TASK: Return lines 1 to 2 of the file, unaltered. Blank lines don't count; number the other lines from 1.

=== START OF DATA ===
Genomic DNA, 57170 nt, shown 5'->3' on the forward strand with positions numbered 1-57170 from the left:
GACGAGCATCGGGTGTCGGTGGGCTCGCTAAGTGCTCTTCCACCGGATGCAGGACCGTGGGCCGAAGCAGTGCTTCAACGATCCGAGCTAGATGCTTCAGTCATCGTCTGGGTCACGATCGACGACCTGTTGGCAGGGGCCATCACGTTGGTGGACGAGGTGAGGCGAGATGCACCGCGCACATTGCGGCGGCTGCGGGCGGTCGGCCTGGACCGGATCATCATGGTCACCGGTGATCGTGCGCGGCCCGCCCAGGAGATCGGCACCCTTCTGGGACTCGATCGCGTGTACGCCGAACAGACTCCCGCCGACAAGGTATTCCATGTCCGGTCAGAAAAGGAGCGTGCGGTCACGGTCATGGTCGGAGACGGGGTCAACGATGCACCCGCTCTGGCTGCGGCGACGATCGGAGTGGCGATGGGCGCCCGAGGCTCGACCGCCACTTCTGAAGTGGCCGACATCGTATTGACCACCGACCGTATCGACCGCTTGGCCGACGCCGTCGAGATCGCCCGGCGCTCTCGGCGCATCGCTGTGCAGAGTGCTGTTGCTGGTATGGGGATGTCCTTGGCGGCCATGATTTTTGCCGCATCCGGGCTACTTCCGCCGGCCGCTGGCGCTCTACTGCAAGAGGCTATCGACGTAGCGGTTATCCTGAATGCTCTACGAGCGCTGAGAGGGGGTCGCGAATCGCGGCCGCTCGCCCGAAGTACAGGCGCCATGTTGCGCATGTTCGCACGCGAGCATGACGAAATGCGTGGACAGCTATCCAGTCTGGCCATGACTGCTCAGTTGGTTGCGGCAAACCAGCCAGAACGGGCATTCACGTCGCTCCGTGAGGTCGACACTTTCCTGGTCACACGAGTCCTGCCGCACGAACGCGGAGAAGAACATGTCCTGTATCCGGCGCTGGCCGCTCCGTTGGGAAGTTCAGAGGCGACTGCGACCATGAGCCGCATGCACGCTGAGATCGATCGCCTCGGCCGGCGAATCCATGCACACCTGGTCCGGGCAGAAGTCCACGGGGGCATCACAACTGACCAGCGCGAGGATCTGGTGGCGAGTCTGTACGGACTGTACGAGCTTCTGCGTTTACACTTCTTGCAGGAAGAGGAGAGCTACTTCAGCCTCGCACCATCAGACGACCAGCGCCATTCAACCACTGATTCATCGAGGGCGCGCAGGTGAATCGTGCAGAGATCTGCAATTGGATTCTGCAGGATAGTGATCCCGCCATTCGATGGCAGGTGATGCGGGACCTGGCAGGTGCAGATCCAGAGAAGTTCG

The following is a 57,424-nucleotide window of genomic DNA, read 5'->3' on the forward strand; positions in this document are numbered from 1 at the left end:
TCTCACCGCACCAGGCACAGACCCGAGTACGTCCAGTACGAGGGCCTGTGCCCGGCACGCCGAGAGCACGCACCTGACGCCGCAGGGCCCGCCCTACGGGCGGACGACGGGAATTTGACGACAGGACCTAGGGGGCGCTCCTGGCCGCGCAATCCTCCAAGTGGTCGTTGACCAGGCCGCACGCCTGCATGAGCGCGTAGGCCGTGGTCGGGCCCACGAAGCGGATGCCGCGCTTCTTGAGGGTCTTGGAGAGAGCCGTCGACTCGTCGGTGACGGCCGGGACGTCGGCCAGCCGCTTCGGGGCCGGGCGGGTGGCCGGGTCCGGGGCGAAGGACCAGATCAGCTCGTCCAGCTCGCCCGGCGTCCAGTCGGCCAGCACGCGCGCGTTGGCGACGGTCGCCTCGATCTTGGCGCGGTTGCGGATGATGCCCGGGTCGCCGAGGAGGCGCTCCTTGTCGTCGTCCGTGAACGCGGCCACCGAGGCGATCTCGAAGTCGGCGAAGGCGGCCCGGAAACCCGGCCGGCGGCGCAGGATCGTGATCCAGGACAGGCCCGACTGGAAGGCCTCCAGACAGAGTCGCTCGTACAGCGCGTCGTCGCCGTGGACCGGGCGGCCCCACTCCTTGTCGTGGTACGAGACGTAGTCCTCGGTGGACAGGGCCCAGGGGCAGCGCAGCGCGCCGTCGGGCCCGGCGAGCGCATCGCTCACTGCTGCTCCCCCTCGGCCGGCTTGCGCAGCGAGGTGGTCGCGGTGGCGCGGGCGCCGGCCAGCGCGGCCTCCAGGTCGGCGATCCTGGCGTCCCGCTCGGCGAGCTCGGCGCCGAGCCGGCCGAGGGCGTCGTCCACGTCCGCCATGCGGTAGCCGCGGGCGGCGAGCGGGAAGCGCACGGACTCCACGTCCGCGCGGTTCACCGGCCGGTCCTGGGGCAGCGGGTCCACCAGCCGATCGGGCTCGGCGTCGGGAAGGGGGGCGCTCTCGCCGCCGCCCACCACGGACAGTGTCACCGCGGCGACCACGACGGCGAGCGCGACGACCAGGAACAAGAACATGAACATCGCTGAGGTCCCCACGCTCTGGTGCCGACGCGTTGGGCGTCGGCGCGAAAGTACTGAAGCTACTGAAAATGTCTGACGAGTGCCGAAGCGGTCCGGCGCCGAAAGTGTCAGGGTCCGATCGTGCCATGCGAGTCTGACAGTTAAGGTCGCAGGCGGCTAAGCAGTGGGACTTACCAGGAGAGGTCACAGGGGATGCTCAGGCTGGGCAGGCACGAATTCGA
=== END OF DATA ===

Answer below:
Genomic DNA, 57170 nt, shown 5'->3' on the forward strand with positions numbered 1-57170 from the left:
GACGAGCATCGGGTGTCGGTGGGCTCGCTAAGTGCTCTTCCACCGGATGCAGGACCGTGGGCCGAAGCAGTGCTTCAACGATCCGAGCTAGATGCTTCAGTCATCGTCTGGGTCACGATCGACGACCTGTTGGCAGGGGCCATCACGTTGGTGGACGAGGTGAGGCGAGATGCACCGCGCACATTGCGGCGGCTGCGGGCGGTCGGCCTGGACCGGATCATCATGGTCACCGGTGATCGTGCGCGGCCCGCCCAGGAGATCGGCACCCTTCTGGGACTCGATCGCGTGTACGCCGAACAGACTCCCGCCGACAAGGTATTCCATGTCCGGTCAGAAAAGGAGCGTGCGGTCACGGTCATGGTCGGAGACGGGGTCAACGATGCACCCGCTCTGGCTGCGGCGACGATCGGAGTGGCGATGGGCGCCCGAGGCTCGACCGCCACTTCTGAAGTGGCCGACATCGTATTGACCACCGACCGTATCGACCGCTTGGCCGACGCCGTCGAGATCGCCCGGCGCTCTCGGCGCATCGCTGTGCAGAGTGCTGTTGCTGGTATGGGGATGTCCTTGGCGGCCATGATTTTTGCCGCATCCGGGCTACTTCCGCCGGCCGCTGGCGCTCTACTGCAAGAGGCTATCGACGTAGCGGTTATCCTGAATGCTCTACGAGCGCTGAGAGGGGGTCGCGAATCGCGGCCGCTCGCCCGAAGTACAGGCGCCATGTTGCGCATGTTCGCACGCGAGCATGACGAAATGCGTGGACAGCTATCCAGTCTGGCCATGACTGCTCAGTTGGTTGCGGCAAACCAGCCAGAACGGGCATTCACGTCGCTCCGTGAGGTCGACACTTTCCTGGTCACACGAGTCCTGCCGCACGAACGCGGAGAAGAACATGTCCTGTATCCGGCGCTGGCCGCTCCGTTGGGAAGTTCAGAGGCGACTGCGACCATGAGCCGCATGCACGCTGAGATCGATCGCCTCGGCCGGCGAATCCATGCACACCTGGTCCGGGCAGAAGTCCACGGGGGCATCACAACTGACCAGCGCGAGGATCTGGTGGCGAGTCTGTACGGACTGTACGAGCTTCTGCGTTTACACTTCTTGCAGGAAGAGGAGAGCTACTTCAGCCTCGCACCATCAGACGACCAGCGCCATTCAACCACTGATTCATCGAGGGCGCGCAGGTGAATCGTGCAGAGATCTGCAATTGGATTCTGCAGGATAGTGATCCCGCCATTCGATGGCAGGTGATGCGGGACCTGGCAGGTGCAGATCCAGAGAAGTTCG